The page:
aperture) to the larynx. It has three regions
namely the nasopharynx, oropharynx and laryngopharynx. The nasopharynx receives the
auditory tubes and houses the pharyngeal tonsil and passes only air. The oropharynx contains the palatine and lingual tonsils and passes air, food, and drink. The laryngopharynx ends at the opening of the esophagus and passes air, food, and drink.
Because both food and air pass through the pharynx, a flap of connective tissue called the epiglottis closes over the trachea when food is swallowed to prevent choking or aspiration. In humans the pharynx is important in vocalization.
Larynx The Larynx (plural larynges), colloquially known as the "voice box", is an organ in the neck of mammals involved in protection of the trachea and sound production. It manipulates pitch and volume. The larynx houses the vocal folds, which are an essential component of phonation. The vocal folds are situated just below where the tract of the pharynx splits into the trachea and the esophagus. The superior opening of the larynx, the glottis (back of the tongue) is guarded by a flap of tissue called the epiglottis. At rest, the epiglottis usually
stands almost vertically. During swallowing, extrinsic muscles of the larynx pull the larynx upward toward the epiglottis, the tongue then pushes the epiglottis downward to meet it, and the epiglottis directs food and drink into the esophagus dorsal to the airway.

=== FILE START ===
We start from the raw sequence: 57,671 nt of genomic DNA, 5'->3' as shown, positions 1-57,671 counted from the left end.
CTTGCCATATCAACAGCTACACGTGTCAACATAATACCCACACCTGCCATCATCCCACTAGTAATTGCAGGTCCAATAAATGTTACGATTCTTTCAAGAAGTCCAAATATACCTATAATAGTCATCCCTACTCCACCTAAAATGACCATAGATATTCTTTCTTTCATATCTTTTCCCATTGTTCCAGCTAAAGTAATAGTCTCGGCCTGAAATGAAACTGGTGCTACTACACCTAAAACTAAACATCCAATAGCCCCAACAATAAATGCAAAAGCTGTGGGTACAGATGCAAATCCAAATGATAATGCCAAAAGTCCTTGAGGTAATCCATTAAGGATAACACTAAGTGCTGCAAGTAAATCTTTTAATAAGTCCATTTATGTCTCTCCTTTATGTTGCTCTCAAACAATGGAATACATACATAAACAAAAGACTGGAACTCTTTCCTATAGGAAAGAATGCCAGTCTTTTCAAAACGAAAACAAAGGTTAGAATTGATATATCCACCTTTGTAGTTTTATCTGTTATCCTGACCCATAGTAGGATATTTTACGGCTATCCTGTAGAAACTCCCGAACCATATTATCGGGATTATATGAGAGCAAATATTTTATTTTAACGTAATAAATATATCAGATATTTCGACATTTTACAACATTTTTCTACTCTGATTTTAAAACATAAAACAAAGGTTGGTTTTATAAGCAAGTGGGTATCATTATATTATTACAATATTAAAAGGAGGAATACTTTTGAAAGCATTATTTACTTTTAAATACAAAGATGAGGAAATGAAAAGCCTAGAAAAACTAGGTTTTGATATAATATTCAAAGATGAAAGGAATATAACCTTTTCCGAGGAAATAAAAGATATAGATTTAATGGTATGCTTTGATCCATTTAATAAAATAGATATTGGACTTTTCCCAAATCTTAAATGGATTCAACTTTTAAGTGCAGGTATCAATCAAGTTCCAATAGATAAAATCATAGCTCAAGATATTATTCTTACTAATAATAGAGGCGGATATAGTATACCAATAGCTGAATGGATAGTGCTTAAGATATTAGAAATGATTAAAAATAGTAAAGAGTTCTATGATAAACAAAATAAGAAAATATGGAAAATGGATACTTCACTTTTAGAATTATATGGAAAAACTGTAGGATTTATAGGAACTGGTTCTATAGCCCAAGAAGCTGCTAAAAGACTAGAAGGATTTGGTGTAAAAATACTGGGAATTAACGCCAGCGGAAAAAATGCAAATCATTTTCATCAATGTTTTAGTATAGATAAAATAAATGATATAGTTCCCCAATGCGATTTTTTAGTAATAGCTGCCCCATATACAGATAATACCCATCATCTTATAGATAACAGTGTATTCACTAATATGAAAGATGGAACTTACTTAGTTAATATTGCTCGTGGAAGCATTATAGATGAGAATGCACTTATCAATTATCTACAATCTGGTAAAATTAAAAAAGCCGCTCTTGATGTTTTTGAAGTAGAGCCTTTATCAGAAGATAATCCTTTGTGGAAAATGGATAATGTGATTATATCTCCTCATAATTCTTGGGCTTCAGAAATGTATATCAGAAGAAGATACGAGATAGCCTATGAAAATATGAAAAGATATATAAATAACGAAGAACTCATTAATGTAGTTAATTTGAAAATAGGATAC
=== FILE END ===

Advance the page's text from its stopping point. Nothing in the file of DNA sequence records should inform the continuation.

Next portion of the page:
Lower Respiratory Tract
Trachea, Bronchi, and Alveoli
Trachea is a common term for an airway through which respiratory air passes in organisms. In vertebrates, it is held open by up to 20 Cshaped rings of cartilage, and may also be known as the "windpipe." The trachea divides into two main bronchi , the left and the right, at the level of the sternal angle at the anatomical point known as the carina. The right main bronchus is wider, shorter, and more vertical than the left main bronchus. The bronchi branch into smaller and smaller passageways until they terminate in tiny air sacs called alveoli. The alveolar ducts and alveoli consist primarily of simple squamous epithelium, which permits rapid diffusion of oxygen and carbon dioxide. Exchange of gases between the air in the lungs and the blood in the capillaries occurs across the walls of the alveolar ducts and alveoli.